On June 19th, 2015, the Council of EU Ministers reached a partial General Approach on the review of the medical devices and in vitro medical devices (IVD) rules in the EU (an overview of the texts is accessible here). The General Approach does not yet include the recitals to the new medical devices and IVD regulations.
The Council’s text on the new IVD Regulation significantly amends the Commission’s proposed definition of ‘companion diagnostics’, an evolution relevant to sponsors of both medicinal products and diagnostic devices. The Council’s definition of companion diagnostics is almost identical to the definition used by the FDA, but significantly different from the European Commission’s proposal and the European Parliament’s suggested amendments. An overview is set out below.
New Definition of Companion Diagnostics
Under the current EU IVD Directive, there is no definition of ‘companion diagnostic’, creating uncertainty for device and medicinal product manufacturers. The draft Regulation therefore seeks to clarify the situation. Each EU institution seems to have a different view on the appropriate terminology to achieve this goal.
Definition in the current Council’s General Approach
The new definition of ‘companion diagnostic’ in the Council text reads:
“device which is essential for the safe and effective use of a corresponding medicinal product to:
– identify patients who are most likely to benefit from the medicinal product, or;
– identify patients likely to be at increased risk for serious adverse reactions as a result of treatment with the medicinal product, or;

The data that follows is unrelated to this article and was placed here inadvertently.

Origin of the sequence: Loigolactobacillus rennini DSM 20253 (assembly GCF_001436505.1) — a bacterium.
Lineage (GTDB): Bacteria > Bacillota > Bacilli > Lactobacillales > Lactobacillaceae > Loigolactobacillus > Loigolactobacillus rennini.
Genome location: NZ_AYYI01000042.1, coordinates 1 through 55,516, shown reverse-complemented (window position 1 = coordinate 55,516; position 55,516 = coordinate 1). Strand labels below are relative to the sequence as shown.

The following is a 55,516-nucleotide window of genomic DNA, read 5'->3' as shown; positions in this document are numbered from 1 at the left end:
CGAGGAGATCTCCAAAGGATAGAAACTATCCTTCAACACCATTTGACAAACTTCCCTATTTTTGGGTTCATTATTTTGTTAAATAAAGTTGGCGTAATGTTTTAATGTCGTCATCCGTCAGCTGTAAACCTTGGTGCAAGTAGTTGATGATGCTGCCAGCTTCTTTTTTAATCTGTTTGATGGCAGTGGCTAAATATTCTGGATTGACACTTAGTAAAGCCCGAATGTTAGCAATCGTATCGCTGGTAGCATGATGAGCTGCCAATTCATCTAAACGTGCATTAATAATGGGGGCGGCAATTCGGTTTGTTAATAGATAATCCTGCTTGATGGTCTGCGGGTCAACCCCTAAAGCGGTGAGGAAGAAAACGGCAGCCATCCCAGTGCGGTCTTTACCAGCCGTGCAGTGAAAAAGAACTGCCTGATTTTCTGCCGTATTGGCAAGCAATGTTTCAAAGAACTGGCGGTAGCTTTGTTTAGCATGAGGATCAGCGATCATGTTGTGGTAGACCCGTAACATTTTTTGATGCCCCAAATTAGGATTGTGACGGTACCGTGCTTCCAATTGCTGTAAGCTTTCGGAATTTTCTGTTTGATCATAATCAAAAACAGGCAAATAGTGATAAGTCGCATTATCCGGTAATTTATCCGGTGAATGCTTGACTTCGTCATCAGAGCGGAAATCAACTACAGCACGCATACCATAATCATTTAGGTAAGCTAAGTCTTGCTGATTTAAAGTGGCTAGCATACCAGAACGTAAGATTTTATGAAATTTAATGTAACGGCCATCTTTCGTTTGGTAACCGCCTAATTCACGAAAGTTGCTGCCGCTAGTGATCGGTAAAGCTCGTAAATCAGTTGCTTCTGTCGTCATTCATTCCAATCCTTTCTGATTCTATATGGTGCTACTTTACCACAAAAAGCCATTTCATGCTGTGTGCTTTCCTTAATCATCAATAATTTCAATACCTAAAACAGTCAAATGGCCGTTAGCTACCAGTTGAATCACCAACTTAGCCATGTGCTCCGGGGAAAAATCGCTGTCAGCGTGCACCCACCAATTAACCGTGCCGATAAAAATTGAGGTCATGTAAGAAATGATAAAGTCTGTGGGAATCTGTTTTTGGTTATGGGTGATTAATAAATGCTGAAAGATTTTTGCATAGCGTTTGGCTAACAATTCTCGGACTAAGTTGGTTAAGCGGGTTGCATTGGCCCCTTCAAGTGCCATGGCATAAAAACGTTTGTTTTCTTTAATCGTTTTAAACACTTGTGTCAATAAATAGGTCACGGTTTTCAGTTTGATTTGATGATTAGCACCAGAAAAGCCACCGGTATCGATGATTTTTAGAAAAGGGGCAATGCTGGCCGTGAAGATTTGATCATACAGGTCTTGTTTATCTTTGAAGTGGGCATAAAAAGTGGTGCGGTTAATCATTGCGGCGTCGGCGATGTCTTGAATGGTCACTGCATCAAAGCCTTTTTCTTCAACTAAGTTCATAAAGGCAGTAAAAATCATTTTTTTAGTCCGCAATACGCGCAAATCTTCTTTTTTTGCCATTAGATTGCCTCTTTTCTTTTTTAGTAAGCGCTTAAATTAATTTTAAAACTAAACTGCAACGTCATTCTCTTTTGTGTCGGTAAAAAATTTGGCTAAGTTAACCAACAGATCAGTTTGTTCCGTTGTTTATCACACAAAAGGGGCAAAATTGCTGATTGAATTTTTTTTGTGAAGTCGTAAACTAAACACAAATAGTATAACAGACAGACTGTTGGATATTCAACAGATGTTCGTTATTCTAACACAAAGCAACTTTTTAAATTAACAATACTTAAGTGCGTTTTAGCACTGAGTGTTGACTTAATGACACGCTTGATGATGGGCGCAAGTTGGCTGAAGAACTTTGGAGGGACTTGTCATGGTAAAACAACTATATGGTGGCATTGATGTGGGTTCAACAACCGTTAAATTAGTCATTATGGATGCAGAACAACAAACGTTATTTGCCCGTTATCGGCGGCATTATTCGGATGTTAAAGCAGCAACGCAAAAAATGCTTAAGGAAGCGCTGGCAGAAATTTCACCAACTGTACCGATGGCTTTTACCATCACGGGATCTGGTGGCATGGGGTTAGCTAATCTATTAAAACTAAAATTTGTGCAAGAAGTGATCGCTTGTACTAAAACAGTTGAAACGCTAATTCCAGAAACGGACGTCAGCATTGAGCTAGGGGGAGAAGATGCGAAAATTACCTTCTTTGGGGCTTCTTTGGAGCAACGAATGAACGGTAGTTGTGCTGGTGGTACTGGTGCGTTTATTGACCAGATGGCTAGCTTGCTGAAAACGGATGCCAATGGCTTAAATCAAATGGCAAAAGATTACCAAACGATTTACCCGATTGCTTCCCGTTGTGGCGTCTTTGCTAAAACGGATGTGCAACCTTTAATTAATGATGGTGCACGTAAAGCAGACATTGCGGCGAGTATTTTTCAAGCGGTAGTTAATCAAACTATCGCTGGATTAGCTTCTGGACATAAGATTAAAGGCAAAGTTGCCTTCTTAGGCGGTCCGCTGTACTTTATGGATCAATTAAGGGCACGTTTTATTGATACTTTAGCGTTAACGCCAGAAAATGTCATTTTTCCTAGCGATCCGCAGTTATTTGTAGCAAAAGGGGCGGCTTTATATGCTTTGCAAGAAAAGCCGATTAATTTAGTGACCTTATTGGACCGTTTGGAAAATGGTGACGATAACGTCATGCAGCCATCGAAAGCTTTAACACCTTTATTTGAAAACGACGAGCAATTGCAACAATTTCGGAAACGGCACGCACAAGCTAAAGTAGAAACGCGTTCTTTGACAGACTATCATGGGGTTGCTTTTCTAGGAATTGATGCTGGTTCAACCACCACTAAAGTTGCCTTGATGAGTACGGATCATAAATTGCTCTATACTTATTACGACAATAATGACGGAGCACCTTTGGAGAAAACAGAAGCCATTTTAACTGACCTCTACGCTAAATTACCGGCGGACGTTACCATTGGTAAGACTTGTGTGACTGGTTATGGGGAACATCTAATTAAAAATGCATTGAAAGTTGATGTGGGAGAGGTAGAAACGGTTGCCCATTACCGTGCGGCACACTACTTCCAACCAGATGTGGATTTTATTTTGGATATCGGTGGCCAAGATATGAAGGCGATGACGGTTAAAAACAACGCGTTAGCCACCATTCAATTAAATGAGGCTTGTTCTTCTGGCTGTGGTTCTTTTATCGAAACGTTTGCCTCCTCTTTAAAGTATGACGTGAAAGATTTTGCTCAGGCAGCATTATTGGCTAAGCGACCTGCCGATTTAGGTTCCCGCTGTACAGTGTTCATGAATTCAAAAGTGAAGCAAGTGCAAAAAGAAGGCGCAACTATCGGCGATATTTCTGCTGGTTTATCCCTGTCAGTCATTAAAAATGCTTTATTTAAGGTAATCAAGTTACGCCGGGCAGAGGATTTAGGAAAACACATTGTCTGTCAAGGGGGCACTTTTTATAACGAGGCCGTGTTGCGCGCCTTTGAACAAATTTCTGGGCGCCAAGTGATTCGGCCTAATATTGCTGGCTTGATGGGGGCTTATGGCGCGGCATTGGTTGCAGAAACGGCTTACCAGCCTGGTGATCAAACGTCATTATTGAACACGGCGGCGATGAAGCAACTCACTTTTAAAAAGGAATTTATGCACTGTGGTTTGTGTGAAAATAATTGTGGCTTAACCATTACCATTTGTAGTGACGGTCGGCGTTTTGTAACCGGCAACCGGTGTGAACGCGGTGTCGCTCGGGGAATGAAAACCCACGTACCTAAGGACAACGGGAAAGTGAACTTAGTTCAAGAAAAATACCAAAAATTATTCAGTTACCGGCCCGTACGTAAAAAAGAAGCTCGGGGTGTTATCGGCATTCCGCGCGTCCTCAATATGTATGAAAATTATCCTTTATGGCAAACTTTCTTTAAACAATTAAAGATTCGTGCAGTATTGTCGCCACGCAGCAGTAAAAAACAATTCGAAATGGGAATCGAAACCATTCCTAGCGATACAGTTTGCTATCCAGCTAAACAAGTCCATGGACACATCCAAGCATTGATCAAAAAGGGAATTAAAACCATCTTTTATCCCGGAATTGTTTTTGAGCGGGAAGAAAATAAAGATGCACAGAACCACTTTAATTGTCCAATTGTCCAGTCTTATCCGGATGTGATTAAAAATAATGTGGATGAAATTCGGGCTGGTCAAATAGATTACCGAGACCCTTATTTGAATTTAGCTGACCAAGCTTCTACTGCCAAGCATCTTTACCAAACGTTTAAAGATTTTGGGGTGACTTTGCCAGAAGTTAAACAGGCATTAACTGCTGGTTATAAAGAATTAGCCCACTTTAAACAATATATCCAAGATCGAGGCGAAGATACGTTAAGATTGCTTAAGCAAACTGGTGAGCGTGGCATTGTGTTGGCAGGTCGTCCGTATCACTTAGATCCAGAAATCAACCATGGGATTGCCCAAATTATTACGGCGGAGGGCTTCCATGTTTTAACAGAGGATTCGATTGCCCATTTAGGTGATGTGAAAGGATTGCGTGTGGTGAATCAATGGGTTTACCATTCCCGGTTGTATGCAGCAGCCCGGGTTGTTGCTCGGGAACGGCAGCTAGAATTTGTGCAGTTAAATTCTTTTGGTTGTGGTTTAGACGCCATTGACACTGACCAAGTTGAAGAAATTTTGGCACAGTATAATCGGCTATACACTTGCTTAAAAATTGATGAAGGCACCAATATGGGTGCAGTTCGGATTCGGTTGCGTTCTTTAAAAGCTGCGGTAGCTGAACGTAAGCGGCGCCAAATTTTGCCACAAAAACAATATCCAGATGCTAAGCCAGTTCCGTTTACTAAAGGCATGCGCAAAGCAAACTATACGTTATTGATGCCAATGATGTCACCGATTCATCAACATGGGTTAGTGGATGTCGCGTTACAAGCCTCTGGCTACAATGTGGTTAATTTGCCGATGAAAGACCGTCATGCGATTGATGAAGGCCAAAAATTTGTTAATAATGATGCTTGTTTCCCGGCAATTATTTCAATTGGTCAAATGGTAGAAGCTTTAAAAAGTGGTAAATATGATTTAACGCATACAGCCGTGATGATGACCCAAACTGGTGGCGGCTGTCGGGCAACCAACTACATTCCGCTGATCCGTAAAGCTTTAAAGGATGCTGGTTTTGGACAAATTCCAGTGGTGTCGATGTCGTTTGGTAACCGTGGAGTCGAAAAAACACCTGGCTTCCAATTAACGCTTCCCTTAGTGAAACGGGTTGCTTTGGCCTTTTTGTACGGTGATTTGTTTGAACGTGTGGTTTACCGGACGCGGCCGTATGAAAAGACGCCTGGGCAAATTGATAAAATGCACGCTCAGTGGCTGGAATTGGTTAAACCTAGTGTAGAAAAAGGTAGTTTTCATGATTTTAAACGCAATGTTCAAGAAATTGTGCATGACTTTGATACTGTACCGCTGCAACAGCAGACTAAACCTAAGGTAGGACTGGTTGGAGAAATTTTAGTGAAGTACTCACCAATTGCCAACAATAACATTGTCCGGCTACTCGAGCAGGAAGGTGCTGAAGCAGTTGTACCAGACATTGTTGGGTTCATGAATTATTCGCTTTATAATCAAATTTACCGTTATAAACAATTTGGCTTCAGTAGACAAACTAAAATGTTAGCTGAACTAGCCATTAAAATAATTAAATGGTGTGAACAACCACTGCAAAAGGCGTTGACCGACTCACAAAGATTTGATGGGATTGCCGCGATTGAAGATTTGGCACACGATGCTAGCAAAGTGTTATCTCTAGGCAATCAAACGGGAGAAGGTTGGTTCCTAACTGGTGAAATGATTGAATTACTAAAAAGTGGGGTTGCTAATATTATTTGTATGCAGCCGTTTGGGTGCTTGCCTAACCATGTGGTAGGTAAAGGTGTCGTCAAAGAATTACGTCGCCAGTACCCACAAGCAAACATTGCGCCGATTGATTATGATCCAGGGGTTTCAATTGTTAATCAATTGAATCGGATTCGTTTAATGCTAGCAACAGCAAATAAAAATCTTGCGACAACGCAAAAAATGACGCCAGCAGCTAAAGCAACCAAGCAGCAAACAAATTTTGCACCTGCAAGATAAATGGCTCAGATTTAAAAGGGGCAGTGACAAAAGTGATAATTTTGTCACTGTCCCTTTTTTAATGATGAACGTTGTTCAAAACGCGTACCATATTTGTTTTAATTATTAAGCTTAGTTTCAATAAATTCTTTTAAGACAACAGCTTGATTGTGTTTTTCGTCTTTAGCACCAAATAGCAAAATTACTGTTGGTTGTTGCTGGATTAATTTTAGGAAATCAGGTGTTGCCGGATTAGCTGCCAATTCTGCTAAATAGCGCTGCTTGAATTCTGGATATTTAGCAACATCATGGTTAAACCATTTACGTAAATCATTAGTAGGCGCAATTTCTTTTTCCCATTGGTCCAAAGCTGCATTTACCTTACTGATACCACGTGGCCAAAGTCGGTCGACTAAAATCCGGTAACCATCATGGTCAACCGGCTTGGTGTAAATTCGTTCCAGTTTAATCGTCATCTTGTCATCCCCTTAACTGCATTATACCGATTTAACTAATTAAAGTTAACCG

– monitor response to treatment by the medicinal product for the purpose of adjusting treatment to achieve improved safety or effectiveness.”
The new definition mirrors the FDA’s definition for companion diagnostics, save for the latter’s last bullet point (“Identify patients in the population for whom the therapeutic product has been adequately studied, and found safe and effective, i.e., there is insufficient information about the safety and effectiveness of the therapeutic product in any other population”). By streamlining both definitions, the Council is responding to calls for harmonization between the US and EU regulatory approaches for this type of devices.
Definition Compared to the Commission and Parliament Position
The new definition is a major change in comparison to both the Commission’s proposal, and the amendments that the Parliament proposed. In the Commission’s proposal, a companion diagnostic was defined as a device “specifically intended to select patients with a previously diagnosed condition or predisposition as eligible for a targeted therapy”. Industry voiced concerns regarding this definition, pointing out that it was too broad and too narrow at the same time, particularly due to the unclear meaning of the word ‘therapy’ and the absence of a clear link with a ‘medicinal product’ as defined in EU law (see for example, the position paper issued by EFPIA and EBE).
The European Parliament further specified the proposed definition: according to its amendments adopted in October 2013, a companion diagnostic is (changes in comparison to proposal are underlined) a device “specifically intended for and essential to the selection of patients with a previously diagnosed condition or predisposition as suitable or unsuitable for a specific therapy with a medicinal product or a range of medicinal products.” However, these additions also left many questions unanswered.
Additional Clarifications in the Recitals